Information fuels much of the growth we’re experiencing in western civilization—some have gone as far as to call information “the new oil.”
However, I'd like to consider another metaphor, which will better capture both the benefits and the risks of the information age: nuclear energy.
For starters, information exists all around us—essentially raw bits generated from nearly every interaction we engage in as individuals, citizens and business managers. Whether we're purchasing, reading online or communicating, we are constantly emanating a trail of bits as we go.
Frank Downs, ISACA’s Sr. Cyber/Information Security Manager, discusses a massive Distributed Denial of Service DDoS attack on Dyn on Friday, 21 October, in a 12 minute YouTube video.
Companies such as Amazon Web Services, Spotify, Twitter, PayPal, Netflix and Reddit were impacted by the three-part attack on Dyn, which is responsible for providing Domain Name System (DNS) services. DNS maps internet domain names to specific internet protocol (IP) network addresses, enabling websites to use names instead of complicated IP addresses.
The Dyn incident involved an Internet of Things (IOT) attack that leveraged Mirai, the same method to attack security blogger Brian Krebs earlier in October.
It is time to consider the next evolution of the COBIT framework beyond 5.0—and here is your chance to play an important role.
As you are well aware, COBIT is the premier IT governance framework, helping organizations around the world realize significant value. ISACA is seeking your help to ensure that COBIT continues to evolve as a vibrant framework that encompasses the new capabilities and threats (Internet of Things, big data, cyber security, DevOps, etc.) constantly arising in the world of IT governance.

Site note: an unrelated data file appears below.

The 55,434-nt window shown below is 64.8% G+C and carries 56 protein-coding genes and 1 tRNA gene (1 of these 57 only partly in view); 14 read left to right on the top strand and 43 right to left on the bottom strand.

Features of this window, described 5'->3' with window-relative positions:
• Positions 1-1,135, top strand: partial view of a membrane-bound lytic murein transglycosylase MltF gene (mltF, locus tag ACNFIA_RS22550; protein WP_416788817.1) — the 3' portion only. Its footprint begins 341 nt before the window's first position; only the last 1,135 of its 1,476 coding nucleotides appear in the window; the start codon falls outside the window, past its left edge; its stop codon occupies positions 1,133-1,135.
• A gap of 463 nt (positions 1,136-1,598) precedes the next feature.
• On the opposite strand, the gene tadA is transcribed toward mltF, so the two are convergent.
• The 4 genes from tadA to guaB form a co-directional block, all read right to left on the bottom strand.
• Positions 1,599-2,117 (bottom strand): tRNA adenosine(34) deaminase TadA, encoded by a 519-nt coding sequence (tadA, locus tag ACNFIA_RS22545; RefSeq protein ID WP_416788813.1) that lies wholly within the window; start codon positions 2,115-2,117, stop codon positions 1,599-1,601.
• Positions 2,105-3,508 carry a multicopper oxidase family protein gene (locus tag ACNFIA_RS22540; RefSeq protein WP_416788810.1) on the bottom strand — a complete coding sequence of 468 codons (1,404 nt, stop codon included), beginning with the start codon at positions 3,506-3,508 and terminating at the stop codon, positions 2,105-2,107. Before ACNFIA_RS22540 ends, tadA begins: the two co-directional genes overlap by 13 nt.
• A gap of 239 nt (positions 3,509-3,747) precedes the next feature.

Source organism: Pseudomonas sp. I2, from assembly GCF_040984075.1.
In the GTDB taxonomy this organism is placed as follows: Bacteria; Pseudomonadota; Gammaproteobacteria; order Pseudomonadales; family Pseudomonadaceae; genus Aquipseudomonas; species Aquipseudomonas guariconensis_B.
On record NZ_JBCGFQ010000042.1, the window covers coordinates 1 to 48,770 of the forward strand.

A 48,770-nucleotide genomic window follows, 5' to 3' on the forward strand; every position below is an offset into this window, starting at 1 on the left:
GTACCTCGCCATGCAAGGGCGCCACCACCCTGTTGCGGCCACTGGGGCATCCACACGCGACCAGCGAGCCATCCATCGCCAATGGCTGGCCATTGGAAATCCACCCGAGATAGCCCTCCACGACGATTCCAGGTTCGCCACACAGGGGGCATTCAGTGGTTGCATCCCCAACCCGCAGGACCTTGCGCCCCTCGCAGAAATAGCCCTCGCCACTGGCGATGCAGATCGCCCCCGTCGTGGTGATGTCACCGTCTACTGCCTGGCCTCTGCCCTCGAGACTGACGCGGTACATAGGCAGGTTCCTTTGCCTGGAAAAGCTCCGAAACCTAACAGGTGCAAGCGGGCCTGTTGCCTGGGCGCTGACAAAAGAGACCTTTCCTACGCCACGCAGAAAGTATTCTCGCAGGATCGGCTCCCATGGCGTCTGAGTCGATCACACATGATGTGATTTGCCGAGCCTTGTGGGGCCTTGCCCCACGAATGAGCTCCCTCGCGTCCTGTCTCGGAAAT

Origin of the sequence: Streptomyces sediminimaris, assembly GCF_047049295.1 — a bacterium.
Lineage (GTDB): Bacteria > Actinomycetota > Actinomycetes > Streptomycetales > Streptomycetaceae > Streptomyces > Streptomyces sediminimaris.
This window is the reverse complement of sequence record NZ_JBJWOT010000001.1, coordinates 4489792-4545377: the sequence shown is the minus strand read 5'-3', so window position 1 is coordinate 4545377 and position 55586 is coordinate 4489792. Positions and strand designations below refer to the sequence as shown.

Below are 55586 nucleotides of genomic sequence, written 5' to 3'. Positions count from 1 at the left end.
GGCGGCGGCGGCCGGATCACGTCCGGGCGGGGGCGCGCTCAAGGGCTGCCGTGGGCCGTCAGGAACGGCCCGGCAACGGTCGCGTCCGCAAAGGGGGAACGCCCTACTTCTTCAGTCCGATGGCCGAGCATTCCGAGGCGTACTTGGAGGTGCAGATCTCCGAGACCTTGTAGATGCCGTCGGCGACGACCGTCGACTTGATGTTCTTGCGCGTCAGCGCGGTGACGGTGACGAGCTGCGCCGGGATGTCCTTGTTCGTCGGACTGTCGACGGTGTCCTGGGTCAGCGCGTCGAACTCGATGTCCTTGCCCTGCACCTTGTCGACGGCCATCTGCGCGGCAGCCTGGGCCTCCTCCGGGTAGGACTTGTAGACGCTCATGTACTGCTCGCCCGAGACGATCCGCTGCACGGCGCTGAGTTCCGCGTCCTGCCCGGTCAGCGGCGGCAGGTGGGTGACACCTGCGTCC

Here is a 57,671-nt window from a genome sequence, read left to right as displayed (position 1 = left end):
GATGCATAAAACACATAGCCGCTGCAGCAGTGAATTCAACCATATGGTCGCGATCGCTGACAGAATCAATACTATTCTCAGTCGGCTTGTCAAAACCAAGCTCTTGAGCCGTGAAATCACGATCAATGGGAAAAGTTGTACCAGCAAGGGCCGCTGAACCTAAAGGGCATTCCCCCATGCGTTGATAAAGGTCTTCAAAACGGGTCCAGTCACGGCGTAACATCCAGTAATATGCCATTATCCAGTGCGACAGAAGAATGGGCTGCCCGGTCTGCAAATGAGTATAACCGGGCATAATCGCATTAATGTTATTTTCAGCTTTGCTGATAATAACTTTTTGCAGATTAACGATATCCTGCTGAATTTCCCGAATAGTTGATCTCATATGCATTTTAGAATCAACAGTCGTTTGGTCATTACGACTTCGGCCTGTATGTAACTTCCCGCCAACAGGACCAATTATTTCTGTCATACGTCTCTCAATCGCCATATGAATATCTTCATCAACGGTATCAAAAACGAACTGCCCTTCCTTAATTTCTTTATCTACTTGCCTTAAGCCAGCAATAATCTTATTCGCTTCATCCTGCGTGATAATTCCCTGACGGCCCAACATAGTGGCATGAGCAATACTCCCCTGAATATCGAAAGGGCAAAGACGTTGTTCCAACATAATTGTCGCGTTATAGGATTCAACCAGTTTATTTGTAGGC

Cyber security governance jobs are growing significantly faster than information technology jobs. However, this very exciting industry lacks the number of skilled professionals required to fill the available jobs.
Some common roles within cyber security include cyber security governance manager/consultant, information assurance, security analyst, forensics consultant, penetration tester and malware analyst/reverse engineering. With these types of opportunities available, new or aspiring cyber security professionals should focus on continually increasing their skillsets, because the cyber security industry is continually changing.
Magic! It is the basis for countless children’s stories filled with adventure and excitement. It is also how many kids think cyberspace works. There is nothing like seeing our child’s reaction when the slight of a magician’s hand produces awe-inspiring results. However, as IT professionals we know the internet is no Penn & Teller illusion. A technical understanding of their digital lives is a crucial life lesson for today’s youth.
How many of the kids in our lives truly know what mom or dad or their aunt or uncle do at work? Let’s face it, many of us find it difficult to explain our work to most adults, maybe even our bosses. Or we assume that our kids won’t understand because we think it is too complicated for them. Maybe it is easier to let kids think that in tech we wave our magic wands at code or pull rabbits out of servers. Except, we all know that’s not true.
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